Connecticut students now have a right to an education that meets standards set by the state Supreme Court — thanks in part to students at the Yale Law School.

The court ruled 4–3 Monday to require schools to prepare students to go to college, find a job and “participate in democratic institutions.” Education advocates called the ruling a landmark decision that will help to fix the state’s “broken” educational system, which currently has the largest achievement gap in the nation.

“This is a huge win for Connecticut schoolchildren,” said Dianne Kaplan deVries, project director at the education non-profit Connecticut Coalition for Justice in Education Funding. The coalition was the sole plaintiff in the case, known as CCJEF v. Rell, representing 15 students and their families starting in 2005.

The justices were divided as to whether the state is constitutionally obligated to provide education standards. In one dissent, Justice Christine Vertefeuille wrote that the state Constitution guarantees children a free public education, not necessarily a “suitable” education with minimum standards. Justice C. Ian McLachlan joined justice Peter Zarella in a second dissent, in which they worried the ruling would wrest control of education policy from local boards of education and cost the state at least $2 billion.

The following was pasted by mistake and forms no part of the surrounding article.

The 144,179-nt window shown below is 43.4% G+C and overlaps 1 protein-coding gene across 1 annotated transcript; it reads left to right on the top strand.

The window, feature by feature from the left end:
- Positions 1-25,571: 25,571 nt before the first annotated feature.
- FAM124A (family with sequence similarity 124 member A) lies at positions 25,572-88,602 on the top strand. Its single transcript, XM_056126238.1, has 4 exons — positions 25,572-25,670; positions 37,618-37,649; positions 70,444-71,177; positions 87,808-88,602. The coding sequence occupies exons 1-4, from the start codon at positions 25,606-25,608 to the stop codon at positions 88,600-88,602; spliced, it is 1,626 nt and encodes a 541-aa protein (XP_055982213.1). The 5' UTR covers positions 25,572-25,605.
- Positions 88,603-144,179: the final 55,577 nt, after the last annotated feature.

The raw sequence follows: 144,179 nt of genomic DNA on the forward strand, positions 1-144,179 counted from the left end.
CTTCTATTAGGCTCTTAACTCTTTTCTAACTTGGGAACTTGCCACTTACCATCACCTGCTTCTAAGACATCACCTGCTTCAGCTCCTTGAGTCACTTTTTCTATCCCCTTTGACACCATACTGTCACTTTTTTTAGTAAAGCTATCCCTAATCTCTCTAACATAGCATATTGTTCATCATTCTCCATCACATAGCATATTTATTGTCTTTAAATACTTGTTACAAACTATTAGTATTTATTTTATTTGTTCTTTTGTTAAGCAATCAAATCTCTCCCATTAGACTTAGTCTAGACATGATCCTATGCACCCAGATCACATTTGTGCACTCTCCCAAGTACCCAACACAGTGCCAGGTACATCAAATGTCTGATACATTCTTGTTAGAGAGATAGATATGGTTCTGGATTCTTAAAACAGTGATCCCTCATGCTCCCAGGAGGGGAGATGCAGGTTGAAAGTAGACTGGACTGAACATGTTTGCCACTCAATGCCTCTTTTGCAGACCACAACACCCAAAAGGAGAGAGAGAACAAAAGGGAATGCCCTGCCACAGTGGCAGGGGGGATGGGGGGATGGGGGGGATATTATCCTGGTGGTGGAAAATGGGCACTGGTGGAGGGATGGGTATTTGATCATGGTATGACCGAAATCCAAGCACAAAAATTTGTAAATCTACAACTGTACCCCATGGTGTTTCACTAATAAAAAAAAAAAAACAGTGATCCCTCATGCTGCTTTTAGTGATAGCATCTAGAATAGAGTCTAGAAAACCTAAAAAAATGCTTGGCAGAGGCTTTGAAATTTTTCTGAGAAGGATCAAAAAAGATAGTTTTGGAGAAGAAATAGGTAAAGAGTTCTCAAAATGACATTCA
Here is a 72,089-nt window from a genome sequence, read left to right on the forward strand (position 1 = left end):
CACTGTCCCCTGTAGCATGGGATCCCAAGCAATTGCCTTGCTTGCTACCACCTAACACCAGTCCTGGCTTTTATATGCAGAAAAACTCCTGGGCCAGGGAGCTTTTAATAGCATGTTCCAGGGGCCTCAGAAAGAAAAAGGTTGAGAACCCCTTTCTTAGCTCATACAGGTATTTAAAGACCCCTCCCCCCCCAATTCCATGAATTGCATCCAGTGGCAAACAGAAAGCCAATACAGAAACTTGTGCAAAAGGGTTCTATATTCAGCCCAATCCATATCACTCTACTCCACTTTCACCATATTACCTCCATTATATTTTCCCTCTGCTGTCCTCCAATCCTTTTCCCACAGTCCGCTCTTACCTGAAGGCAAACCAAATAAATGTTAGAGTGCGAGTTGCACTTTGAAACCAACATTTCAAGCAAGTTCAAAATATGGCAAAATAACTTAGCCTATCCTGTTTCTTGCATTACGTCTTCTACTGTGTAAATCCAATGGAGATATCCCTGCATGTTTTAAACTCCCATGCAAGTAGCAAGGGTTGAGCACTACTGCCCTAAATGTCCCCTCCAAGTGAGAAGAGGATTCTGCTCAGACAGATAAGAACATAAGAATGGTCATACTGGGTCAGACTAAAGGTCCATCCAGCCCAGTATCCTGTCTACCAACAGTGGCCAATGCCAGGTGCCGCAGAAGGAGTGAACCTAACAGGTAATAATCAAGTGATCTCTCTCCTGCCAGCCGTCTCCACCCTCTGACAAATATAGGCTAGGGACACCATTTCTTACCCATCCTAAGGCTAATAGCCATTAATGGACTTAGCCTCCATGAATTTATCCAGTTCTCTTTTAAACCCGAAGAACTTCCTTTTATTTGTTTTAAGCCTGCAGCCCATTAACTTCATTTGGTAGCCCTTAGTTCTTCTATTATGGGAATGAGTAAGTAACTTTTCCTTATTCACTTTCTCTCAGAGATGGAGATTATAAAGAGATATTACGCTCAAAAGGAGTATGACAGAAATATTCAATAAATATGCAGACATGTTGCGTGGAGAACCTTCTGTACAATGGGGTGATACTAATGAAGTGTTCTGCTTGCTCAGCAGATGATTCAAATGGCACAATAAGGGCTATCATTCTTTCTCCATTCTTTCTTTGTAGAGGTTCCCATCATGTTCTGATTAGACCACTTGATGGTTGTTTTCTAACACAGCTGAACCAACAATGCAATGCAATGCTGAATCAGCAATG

The ruling comes nearly two years after two former Yale Law students, working with the Law School’s Education Adequacy Project, presented oral arguments in the case.

In September 2007, Hartford Superior Court Judge Joseph Shortall rejected the plaintiffs’ claims. The coalition appealed to the state Supreme Court, but it took the Court exactly 23 months after the oral arguments to make a decision.

Robert Solomon, the director of clinical studies at Yale Law School, said a move by Chief Justice Chase Rogers during CCJEF v. Rell was in part responsible for the delay in proceedings. In April 2008, oral arguments for the case were heard by a panel of five judges, but Rogers later decided that the entire court should rule on the case, so the two other justices had to catch up.

Lindsey Luebchow LAW ’11, co-director of the Education Adequacy Project, said the delay could be an indication of the case’s importance.

“It’s obviously a historic case, so they knew it was something they could not take lightly,” Luebchow said. “We were anxious for a decision, but we are very glad they took their time and got it right.”

Leubchow said she hopes the state legislature will act to reform the state’s education system so that it complies with the new standards set by the court. But if legislators choose not to act, the Project and the coalition will sue the state to prove it is not providing the constitutionally mandated standard of education.

“We’re really in the middle of this process, not at the end,” Solomon said.